The idea is to weaken Iran financially, because 85% of Iran's export income comes from oil and 40% of gasoline used in Iran is imported (even though it is the fourth-largest producer of crude oil) because of a lack of local refining capacity.
Financial-futures analyst Gary Dorsch reports that, contrary to analysis in the press that holds warm weather as the cause of falling oil prices, the real reason is that an excess of 700,000 barrels of oil is being produced by OPEC countries.  Only Saudi Arabia has the spare capacity to bring market prices down.
Add to that the growing hue and cry about the rising "Iran threat" that one hears in the Gulf Arab states. The Saudi government, elites and Muslim scholars are issuing increasingly dire predictions about the growth of Iranian power; they are manufacturing hysteria about an "Iran threat". Even Yusuf Qaradawi, the famous Egyptian preacher with a slot on Al-Jazeera, is criticizing Iran for allegedly spreading sectarian strife in Iraq.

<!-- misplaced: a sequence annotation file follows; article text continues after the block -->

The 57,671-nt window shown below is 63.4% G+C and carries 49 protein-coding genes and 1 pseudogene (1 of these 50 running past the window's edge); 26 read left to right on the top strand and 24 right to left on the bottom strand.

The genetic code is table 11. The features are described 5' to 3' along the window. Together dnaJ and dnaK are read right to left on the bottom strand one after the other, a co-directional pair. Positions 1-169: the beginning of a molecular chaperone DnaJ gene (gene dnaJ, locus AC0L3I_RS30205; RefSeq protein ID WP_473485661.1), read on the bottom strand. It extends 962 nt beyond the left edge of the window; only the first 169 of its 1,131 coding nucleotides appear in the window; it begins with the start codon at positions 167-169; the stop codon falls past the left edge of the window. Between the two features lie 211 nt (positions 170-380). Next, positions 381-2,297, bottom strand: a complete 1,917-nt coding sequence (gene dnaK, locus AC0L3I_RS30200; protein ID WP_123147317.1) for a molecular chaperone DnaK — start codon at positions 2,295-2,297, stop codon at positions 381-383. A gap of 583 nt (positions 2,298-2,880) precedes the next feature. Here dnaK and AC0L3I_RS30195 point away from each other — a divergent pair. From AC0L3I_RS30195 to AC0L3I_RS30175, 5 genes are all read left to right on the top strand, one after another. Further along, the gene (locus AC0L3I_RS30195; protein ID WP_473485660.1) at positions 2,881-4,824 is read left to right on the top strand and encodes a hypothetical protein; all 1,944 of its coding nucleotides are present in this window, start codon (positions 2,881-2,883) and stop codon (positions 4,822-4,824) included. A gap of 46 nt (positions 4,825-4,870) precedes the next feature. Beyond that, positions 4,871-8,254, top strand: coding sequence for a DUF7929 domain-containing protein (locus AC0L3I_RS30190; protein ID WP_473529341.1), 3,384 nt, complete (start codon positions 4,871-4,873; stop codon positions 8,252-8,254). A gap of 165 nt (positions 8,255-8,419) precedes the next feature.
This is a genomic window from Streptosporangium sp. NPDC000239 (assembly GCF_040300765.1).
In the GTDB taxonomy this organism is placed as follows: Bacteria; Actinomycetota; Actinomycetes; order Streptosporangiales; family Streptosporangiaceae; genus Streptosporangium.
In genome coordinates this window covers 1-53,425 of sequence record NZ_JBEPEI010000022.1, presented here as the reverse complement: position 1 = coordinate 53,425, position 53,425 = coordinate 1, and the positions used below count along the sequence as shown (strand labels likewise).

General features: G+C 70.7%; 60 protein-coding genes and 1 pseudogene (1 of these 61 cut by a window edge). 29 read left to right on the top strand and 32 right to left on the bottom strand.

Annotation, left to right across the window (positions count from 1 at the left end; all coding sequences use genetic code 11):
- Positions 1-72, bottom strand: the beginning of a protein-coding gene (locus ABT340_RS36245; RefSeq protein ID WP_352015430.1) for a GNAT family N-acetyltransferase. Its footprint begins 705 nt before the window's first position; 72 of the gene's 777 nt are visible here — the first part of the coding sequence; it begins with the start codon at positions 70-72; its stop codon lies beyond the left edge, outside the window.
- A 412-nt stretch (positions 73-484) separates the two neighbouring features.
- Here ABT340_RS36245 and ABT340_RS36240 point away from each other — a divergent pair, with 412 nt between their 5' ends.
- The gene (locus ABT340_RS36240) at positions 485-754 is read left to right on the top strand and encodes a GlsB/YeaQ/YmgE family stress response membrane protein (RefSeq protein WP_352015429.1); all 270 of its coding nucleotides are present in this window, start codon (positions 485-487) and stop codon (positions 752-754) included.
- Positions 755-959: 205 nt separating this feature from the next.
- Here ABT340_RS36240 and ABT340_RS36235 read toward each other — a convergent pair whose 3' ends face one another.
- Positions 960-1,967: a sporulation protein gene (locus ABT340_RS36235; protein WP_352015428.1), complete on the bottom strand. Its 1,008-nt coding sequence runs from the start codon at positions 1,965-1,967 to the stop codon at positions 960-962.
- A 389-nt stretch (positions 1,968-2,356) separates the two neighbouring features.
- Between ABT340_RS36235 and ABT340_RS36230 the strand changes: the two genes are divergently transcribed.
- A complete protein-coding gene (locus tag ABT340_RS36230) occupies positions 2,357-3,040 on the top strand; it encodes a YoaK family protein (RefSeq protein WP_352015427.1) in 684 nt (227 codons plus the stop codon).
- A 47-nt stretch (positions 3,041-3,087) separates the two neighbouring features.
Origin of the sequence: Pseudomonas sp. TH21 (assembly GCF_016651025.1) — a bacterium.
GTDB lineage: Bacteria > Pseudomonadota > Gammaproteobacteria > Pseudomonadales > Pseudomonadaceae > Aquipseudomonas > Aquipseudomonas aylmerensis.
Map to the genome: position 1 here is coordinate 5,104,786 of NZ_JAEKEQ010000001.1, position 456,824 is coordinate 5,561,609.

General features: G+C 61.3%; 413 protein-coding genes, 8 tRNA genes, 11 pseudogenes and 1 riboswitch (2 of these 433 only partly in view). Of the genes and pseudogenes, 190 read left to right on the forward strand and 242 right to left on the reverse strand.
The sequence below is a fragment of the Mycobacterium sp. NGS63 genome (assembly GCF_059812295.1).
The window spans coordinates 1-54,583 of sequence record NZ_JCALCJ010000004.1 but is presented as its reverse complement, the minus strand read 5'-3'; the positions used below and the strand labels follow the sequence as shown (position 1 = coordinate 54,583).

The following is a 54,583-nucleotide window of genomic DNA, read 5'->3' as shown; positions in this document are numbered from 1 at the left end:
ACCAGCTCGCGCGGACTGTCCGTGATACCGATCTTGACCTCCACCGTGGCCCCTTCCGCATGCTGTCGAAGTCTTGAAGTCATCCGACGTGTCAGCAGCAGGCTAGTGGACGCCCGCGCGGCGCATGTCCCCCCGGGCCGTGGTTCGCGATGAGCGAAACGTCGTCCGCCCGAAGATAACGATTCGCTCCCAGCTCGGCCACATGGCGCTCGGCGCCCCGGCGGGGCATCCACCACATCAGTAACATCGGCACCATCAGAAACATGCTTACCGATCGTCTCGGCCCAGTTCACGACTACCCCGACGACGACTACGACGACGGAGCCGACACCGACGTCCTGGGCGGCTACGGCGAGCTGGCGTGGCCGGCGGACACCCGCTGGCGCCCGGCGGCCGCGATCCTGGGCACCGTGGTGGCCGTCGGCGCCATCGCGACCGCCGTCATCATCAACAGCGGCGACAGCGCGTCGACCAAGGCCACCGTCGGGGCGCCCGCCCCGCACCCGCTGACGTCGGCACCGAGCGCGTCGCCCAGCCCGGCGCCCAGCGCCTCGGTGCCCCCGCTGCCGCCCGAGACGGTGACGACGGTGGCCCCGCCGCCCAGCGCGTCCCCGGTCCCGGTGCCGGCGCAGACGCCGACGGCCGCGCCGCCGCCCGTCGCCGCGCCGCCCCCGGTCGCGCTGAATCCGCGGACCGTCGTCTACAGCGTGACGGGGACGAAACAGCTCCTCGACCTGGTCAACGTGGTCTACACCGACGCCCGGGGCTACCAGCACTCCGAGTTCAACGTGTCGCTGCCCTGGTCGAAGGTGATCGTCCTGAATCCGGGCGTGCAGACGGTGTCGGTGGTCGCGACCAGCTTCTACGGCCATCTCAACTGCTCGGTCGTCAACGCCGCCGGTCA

During the final stop in US Secretary of State Condoleezza Rice's recent trip to the Middle East, in Kuwait City, where Robert Gates, the defense secretary, joined her, Arab foreign ministers from Egypt, Jordan and the six members of the Gulf Cooperation Council stood together to produce a united front against Iran.
In related news, Mujahedeen Khalq has released a list of more than 32,000 Iraqis working as agents of the Iranian regime for the Al Quds Brigade.
Oh wait, the U.S. struck a deal with MK very early on after the invasion.